|                            FIN |
     |<-------------------------------|
     |                                |
     | ACK                            |
     |------------------------------->|
     |                                |


Note that this is for the simplest case, assuming that the response is just one packet, assume no packet drops, and ignore stuff like HTTPS, which adds another 4 packets to the initialization, and we are also accounting for the last 4 packets that are required to properly close a connection. This is important, because if you are trying to do high load benchmark, creating and not properly closing TCP connections means that you’ll soon run out of available ports (all your connections will be in CLOSE_WAIT or TIME_WAIT state).

Now, the problem is that this is really expensive. As in, wowexpensive. So pretty much as soon as the web started to hit it off (mid-90s or so), people realized that this isn’t going to work, and the notion of Keep-Alive was born.

With Keep-Alive, you are going to reuse the same TCP connection to send multiple requests to the server. The idea is that once the connection is open, there is a strong likelihood that you’ll use it again soon, so why pay the 7 packets cost for opening and closing the TCP connection?

With that optimization, we then have:

+---------+                      +---------+
| Client  |                      | Server  |
+---------+                      +---------+
     |                                |
     | [SYN]                          |
     |------------------------------->|
     |                                |
     |                      [SYN-ACK] |
     |<-------------------------------|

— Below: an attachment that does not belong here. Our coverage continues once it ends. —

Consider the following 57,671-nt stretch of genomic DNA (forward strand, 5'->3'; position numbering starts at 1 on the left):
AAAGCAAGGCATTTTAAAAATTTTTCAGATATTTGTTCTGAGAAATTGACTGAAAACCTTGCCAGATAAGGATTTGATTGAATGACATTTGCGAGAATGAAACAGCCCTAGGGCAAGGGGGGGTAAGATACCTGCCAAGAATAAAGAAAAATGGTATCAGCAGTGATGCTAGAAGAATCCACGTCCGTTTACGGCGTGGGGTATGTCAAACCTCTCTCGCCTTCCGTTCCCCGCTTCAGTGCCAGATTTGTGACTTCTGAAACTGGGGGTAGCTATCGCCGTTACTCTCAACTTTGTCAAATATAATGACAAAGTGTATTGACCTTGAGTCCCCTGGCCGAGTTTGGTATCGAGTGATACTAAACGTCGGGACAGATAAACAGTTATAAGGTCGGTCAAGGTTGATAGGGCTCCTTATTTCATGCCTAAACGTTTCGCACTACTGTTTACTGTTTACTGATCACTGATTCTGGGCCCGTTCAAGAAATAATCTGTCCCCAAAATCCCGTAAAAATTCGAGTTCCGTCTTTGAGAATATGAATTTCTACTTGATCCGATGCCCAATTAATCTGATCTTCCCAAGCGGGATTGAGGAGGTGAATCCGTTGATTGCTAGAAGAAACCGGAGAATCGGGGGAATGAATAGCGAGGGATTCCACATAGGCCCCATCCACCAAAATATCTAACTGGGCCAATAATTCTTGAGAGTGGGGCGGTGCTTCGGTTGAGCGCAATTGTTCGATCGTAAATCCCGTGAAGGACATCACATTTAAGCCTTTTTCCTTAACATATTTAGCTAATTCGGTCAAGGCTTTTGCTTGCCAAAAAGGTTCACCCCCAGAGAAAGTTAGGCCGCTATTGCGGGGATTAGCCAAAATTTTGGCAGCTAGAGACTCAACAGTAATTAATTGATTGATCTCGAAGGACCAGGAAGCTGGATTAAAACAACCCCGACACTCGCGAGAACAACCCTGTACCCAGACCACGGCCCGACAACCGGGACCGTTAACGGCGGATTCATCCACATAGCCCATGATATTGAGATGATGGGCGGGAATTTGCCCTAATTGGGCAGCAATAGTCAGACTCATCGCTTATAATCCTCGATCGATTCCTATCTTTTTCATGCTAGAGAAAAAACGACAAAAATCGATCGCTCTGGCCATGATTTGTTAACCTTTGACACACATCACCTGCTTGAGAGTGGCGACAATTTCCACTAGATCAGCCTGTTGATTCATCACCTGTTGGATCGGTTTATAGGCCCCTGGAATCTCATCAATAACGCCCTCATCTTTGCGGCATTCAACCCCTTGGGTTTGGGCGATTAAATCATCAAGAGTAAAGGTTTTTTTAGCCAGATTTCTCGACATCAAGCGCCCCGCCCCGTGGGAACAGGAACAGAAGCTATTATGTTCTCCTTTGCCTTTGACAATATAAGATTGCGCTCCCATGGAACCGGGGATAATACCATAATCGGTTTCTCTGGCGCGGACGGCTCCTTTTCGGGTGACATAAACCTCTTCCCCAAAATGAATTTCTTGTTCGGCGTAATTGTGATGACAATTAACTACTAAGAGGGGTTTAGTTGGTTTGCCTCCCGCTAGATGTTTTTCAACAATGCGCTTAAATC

|                                |
     | [SYN]                          |
     |------------------------------->|
     |                                | -----------------------------\
     |                                |-| Connection now established |
     |                                | |----------------------------|
     |                                |
     | [GET / HTTP 1.1]               |
     |------------------------------->|
     |                                | -------------------\
     |                                |-| The HTTP request |
     |                                | |------------------|
     |                                |
     |      [HTTP/1.1 302 Found ... ] |
     |<-------------------------------|
     |                                | --------------------\
     |                                |-| The HTTP response |
     |                                | |-------------------|
     |                                |
     | [GET /index HTTP 1.1]          |
     |------------------------------->|
     |                                | -------------------\
     |                                |-| 2nd HTTP request |
     |                                | |------------------|
     |                                |
     |           [HTTP/1.1 200  ... ] |
     |<-------------------------------|
     |                                | --------------------\
     |                                |-| 2nd HTTP response |